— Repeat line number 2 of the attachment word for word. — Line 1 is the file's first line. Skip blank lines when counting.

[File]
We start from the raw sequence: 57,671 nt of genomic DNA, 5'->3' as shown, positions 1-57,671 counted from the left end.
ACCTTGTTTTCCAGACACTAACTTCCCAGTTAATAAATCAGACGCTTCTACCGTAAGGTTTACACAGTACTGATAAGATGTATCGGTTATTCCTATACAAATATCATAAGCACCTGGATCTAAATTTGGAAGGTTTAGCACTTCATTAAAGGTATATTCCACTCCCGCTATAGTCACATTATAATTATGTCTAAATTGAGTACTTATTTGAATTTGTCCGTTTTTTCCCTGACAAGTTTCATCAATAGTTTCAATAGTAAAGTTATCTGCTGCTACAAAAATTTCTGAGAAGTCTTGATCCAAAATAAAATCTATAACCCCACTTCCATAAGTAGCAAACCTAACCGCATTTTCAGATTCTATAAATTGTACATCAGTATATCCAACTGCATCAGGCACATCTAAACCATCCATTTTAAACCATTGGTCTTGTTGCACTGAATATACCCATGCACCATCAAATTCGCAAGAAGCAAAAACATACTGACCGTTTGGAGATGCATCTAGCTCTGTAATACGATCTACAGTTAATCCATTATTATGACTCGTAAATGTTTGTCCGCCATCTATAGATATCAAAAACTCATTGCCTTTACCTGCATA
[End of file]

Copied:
ACCTTGTTTTCCAGACACTAACTTCCCAGTTAATAAATCAGACGCTTCTACCGTAAGGTTTACACAGTACTGATAAGATGTATCGGTTATTCCTATACAAATATCATAAGCACCTGGATCTAAATTTGGAAGGTTTAGCACTTCATTAAAGGTATATTCCACTCCCGCTATAGTCACATTATAATTATGTCTAAATTGAGTACTTATTTGAATTTGTCCGTTTTTTCCCTGACAAGTTTCATCAATAGTTTCAATAGTAAAGTTATCTGCTGCTACAAAAATTTCTGAGAAGTCTTGATCCAAAATAAAATCTATAACCCCACTTCCATAAGTAGCAAACCTAACCGCATTTTCAGATTCTATAAATTGTACATCAGTATATCCAACTGCATCAGGCACATCTAAACCATCCATTTTAAACCATTGGTCTTGTTGCACTGAATATACCCATGCACCATCAAATTCGCAAGAAGCAAAAACATACTGACCGTTTGGAGATGCATCTAGCTCTGTAATACGATCTACAGTTAATCCATTATTATGACTCGTAAATGTTTGTCCGCCATCTATAGATATCAAAAACTCATTGCCTTTACCTGCATA